Water Heaters & Hard Water: Template Assisted Crystallization
Hard water is the enemy of plumbing system water heater efficiency and life. Many water heater manufacturer’s warranties are affected by hard water precipitate. We are all familiar with water softeners and the addition of salt. Are you familiar with template assisted crystallization (TAC) and why you should recommend this for your client’s plumbing systems?
Hard Water and the Issues
Water hardness is defined by the amount of calcium carbonate per liter of water. The United States Geological Survey (USGS) defines degrees of hardness from moderately hard water to very hard water starting at 61 mg/l. When hard water is heated, calcium and magnesium precipitate out and we call that Liming. This lime will coat heating elements and reduce the efficiency of the water heater. . For example, a 1/16th lime scale build up could increase fuel consumption by up to 15%. It may damage the tank. It will reduce capacity. It will clog valves including the safety devices and temperature control valves. It will also increase maintenance time required in a system.
ONE KEY POINT: It is not the hard water that causes problems. It is the precipitate or calcium and magnesium particles that cause damage.
Much of the water in Michigan and Ohio ranges from hard to very hard.
Template Assisted Crystallization (TAC)
Template Assisted Crystallization (TAC) is the process of flowing water through a media which converts the hardness into inert microscopic crystals. Once the crystals grow, they release from the media and are carried harmlessly in the water. The crystals cannot attach to surfaces or cause lime scale. TAC does not use salt or add chemicals to the water.
Why is it not used everywhere? There is opposition to this technology. There are way more salt based water softener companies than TAC companies. For this reason, more than anything else, there is opposition. This newer crystallization technology is gaining popularity with time.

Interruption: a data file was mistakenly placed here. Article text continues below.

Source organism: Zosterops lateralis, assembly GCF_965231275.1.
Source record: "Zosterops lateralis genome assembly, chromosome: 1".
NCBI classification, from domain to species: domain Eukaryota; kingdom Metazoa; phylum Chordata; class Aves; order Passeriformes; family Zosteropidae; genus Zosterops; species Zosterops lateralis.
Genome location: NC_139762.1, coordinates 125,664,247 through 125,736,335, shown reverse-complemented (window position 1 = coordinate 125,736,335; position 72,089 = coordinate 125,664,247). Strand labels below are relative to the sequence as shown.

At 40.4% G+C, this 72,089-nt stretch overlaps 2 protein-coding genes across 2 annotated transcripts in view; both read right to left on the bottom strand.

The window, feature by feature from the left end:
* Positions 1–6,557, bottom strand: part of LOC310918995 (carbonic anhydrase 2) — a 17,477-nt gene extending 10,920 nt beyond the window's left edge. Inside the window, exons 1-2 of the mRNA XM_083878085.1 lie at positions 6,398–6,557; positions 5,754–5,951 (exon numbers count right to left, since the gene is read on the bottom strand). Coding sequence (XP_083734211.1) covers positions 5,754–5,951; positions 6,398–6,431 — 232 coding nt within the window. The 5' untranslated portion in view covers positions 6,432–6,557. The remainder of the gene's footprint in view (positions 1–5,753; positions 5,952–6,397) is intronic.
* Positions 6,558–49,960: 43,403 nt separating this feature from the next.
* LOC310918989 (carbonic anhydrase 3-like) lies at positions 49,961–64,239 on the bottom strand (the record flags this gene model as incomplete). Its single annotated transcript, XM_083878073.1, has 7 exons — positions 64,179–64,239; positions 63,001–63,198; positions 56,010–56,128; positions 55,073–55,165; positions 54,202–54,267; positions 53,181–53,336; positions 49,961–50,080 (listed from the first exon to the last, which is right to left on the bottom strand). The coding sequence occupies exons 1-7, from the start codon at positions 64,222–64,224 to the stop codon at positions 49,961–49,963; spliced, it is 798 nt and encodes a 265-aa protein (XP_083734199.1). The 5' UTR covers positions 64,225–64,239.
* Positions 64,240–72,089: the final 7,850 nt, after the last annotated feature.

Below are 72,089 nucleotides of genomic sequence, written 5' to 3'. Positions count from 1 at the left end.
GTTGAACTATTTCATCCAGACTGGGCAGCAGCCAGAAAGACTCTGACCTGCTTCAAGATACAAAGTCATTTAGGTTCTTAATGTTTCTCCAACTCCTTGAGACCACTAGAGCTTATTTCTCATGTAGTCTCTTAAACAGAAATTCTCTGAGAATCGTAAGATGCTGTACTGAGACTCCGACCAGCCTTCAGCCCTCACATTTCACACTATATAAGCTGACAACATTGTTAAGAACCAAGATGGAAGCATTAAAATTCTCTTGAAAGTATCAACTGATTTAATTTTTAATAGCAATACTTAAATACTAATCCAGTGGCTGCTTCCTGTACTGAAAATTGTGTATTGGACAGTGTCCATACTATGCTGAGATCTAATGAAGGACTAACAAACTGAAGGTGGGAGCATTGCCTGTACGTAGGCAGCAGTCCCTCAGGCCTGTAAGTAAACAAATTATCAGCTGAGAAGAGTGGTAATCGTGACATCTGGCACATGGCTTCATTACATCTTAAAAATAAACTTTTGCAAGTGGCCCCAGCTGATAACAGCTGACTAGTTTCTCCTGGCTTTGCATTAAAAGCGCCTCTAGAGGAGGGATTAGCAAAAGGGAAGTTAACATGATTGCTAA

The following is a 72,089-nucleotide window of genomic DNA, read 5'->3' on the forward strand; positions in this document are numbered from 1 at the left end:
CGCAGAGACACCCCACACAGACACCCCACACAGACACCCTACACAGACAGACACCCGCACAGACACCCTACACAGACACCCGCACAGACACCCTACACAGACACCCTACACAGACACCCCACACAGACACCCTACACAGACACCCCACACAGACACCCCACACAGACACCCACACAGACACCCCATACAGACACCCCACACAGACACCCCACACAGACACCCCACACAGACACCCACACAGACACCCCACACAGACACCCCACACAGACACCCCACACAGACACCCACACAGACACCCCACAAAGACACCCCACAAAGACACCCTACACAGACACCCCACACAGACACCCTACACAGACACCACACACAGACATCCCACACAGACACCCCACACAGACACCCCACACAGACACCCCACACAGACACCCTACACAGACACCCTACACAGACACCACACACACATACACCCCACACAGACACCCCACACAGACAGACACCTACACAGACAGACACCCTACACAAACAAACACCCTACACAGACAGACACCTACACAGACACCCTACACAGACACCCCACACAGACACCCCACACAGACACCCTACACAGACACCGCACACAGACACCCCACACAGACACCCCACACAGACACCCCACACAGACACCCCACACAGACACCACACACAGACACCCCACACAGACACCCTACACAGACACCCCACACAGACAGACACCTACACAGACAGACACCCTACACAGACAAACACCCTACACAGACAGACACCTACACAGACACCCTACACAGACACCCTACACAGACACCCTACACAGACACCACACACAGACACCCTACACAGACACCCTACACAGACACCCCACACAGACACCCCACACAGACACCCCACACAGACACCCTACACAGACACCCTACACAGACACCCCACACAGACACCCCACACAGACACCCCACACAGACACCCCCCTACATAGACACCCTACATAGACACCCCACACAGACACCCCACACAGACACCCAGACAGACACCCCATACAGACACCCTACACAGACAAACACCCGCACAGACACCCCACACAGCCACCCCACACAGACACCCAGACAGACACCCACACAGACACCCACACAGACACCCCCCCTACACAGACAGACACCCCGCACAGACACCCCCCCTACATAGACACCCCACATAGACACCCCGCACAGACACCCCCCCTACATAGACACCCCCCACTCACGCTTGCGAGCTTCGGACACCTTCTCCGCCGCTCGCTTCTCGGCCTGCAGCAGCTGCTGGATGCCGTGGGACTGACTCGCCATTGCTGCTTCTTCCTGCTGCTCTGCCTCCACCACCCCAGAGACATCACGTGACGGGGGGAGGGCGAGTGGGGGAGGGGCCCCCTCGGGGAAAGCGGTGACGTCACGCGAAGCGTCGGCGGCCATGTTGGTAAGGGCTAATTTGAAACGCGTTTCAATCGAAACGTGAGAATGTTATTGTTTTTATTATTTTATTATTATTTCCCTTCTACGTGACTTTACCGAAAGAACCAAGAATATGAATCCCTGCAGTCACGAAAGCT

Opposition to this technology point to the difficulty in measuring the effect of TAC. Most chemical treatment measurement is based on measuring the lack of calcium in the discharge from the softener. That will not work with TAC. The calcium and magnesium are still in the water but contained in harmless crystals.
You cannot use calcium measurement as a verification. Proof does show up in the lack of liming in the plumbing system components.
TAC Technology: AquaSolve® by PVI
Here is a photo of a 75 GPM template assisted crystallization product named AquaSolve® from PVI. Only 16” in diameter. There are several noticeable differences in this technology. The AquaSolve adds no chemicals, wastes no water, uses no electricity, adds no chemicals, and saves precious space in the mechanical equipment room.
By using TAC technology, the PVI AquaSolve will provide equipment protection, save energy, save the owner maintenance and service time of regular salt recharging, contribute to the health and safety of people in the building, and is environmentally friendly.
The maximum flow rate drops as the inlet temperature drops. In larger systems, multiple units are piped in parallel.
This technology is perfect for many building owners. The engineer should introduce this technology if maintenance time is at a premium; when space is at a premium, or when occupants may be on a salt free diet.
Next week we look at the parts and pieces of a commercial or institutional water heating system and owner requirements to meet ASHRAE standard 188.
If you want more information on this technology, legionella mitigation, and ASHRAE standard 188 recording and reporting, click here to learn about R.L. Deppmann’s upcoming, exclusive virtual training opportunities. These webinars are eligible for 1.0 CEU of Continuing Educational Units.